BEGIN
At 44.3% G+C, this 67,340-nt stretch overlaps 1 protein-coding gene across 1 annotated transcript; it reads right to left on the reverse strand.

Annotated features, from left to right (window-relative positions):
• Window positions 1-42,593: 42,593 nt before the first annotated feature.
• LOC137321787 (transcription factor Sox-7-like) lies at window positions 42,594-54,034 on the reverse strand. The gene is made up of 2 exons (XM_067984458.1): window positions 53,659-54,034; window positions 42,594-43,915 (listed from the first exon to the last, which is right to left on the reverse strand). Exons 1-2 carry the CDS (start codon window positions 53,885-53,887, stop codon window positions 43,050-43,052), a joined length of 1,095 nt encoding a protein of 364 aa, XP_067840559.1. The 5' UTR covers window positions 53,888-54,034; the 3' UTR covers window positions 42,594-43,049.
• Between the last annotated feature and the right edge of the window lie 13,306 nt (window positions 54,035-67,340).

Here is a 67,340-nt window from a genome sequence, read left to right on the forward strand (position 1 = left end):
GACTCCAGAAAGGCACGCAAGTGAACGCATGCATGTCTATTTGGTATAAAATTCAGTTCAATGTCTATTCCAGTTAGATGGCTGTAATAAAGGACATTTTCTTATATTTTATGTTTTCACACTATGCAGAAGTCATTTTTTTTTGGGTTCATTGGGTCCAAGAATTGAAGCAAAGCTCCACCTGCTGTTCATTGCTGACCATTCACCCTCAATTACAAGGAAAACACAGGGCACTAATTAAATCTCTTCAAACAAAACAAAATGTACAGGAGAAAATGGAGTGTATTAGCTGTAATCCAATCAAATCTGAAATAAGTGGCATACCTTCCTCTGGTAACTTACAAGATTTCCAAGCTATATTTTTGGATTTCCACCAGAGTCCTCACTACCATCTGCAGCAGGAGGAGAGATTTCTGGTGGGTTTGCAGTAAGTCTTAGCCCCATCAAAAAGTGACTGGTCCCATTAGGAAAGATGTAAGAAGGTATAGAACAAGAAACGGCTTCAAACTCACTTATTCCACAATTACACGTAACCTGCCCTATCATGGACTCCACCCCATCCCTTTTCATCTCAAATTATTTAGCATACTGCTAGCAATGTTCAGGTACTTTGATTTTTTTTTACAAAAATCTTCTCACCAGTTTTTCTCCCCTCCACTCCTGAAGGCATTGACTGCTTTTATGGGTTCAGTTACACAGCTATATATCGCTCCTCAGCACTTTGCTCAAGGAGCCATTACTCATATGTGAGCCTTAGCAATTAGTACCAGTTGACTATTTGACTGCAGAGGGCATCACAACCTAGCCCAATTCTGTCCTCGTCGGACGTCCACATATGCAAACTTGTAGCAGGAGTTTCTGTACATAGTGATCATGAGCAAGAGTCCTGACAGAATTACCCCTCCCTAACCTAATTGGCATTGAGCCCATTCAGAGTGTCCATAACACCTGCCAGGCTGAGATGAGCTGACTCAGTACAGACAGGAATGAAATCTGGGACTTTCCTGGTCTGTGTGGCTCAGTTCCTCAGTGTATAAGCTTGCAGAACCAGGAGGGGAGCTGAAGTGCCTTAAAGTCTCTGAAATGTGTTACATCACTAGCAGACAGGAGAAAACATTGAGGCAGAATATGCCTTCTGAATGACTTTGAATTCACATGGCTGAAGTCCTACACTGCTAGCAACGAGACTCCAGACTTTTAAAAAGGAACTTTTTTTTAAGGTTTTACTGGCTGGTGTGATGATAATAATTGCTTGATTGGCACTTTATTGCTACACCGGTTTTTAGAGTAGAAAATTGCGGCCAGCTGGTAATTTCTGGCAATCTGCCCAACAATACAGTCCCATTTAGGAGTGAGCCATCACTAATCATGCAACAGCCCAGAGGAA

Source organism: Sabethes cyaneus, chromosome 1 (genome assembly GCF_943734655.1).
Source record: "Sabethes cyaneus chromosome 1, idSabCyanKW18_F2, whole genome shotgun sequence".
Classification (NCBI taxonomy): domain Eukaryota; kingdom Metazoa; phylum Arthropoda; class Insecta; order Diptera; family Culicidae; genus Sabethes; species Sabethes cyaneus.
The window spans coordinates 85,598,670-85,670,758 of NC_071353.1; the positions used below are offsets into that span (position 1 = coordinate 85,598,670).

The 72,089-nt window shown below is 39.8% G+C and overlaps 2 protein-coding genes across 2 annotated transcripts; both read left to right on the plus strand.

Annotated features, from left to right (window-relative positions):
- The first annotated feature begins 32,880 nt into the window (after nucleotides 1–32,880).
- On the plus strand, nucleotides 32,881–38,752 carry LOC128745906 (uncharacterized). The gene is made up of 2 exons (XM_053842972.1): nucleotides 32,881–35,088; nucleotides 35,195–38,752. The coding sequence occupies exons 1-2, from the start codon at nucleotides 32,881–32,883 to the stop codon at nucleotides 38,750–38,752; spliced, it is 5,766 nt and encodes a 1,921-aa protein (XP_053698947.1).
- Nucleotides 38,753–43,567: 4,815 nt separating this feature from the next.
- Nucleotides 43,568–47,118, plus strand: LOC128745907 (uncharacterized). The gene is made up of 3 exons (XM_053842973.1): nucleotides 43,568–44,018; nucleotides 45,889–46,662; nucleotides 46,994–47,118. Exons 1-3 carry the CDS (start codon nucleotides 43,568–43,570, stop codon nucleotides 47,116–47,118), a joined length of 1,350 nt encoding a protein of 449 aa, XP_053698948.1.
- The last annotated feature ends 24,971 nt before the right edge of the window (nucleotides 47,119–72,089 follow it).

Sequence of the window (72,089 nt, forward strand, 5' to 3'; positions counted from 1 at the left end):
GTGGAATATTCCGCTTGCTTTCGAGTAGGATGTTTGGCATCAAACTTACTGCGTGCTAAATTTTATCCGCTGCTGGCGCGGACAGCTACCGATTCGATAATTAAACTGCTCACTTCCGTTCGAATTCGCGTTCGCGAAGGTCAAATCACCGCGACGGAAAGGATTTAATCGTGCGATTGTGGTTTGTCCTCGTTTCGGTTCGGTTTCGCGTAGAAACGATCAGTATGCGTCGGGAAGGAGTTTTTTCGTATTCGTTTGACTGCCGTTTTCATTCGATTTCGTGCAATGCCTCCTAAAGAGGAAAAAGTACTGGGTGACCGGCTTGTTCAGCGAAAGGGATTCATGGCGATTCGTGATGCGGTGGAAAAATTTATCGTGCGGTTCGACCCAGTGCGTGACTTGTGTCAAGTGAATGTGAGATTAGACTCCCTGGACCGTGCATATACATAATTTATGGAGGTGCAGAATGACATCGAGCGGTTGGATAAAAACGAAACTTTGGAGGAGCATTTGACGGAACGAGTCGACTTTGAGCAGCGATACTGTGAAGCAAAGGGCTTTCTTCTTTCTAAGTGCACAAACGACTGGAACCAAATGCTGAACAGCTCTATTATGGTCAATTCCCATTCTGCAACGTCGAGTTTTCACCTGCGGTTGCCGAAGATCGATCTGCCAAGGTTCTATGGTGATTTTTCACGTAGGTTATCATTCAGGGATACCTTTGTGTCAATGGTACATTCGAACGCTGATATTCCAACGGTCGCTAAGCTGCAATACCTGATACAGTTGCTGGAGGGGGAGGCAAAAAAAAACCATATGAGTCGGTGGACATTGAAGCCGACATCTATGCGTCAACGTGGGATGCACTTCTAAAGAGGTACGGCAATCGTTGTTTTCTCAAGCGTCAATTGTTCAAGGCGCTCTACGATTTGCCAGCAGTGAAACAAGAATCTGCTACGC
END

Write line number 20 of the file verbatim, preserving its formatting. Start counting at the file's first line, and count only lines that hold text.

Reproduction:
GTGGAATATTCCGCTTGCTTTCGAGTAGGATGTTTGGCATCAAACTTACTGCGTGCTAAATTTTATCCGCTGCTGGCGCGGACAGCTACCGATTCGATAATTAAACTGCTCACTTCCGTTCGAATTCGCGTTCGCGAAGGTCAAATCACCGCGACGGAAAGGATTTAATCGTGCGATTGTGGTTTGTCCTCGTTTCGGTTCGGTTTCGCGTAGAAACGATCAGTATGCGTCGGGAAGGAGTTTTTTCGTATTCGTTTGACTGCCGTTTTCATTCGATTTCGTGCAATGCCTCCTAAAGAGGAAAAAGTACTGGGTGACCGGCTTGTTCAGCGAAAGGGATTCATGGCGATTCGTGATGCGGTGGAAAAATTTATCGTGCGGTTCGACCCAGTGCGTGACTTGTGTCAAGTGAATGTGAGATTAGACTCCCTGGACCGTGCATATACATAATTTATGGAGGTGCAGAATGACATCGAGCGGTTGGATAAAAACGAAACTTTGGAGGAGCATTTGACGGAACGAGTCGACTTTGAGCAGCGATACTGTGAAGCAAAGGGCTTTCTTCTTTCTAAGTGCACAAACGACTGGAACCAAATGCTGAACAGCTCTATTATGGTCAATTCCCATTCTGCAACGTCGAGTTTTCACCTGCGGTTGCCGAAGATCGATCTGCCAAGGTTCTATGGTGATTTTTCACGTAGGTTATCATTCAGGGATACCTTTGTGTCAATGGTACATTCGAACGCTGATATTCCAACGGTCGCTAAGCTGCAATACCTGATACAGTTGCTGGAGGGGGAGGCAAAAAAAAACCATATGAGTCGGTGGACATTGAAGCCGACATCTATGCGTCAACGTGGGATGCACTTCTAAAGAGGTACGGCAATCGTTGTTTTCTCAAGCGTCAATTGTTCAAGGCGCTCTACGATTTGCCAGCAGTGAAACAAGAATCTGCTACGC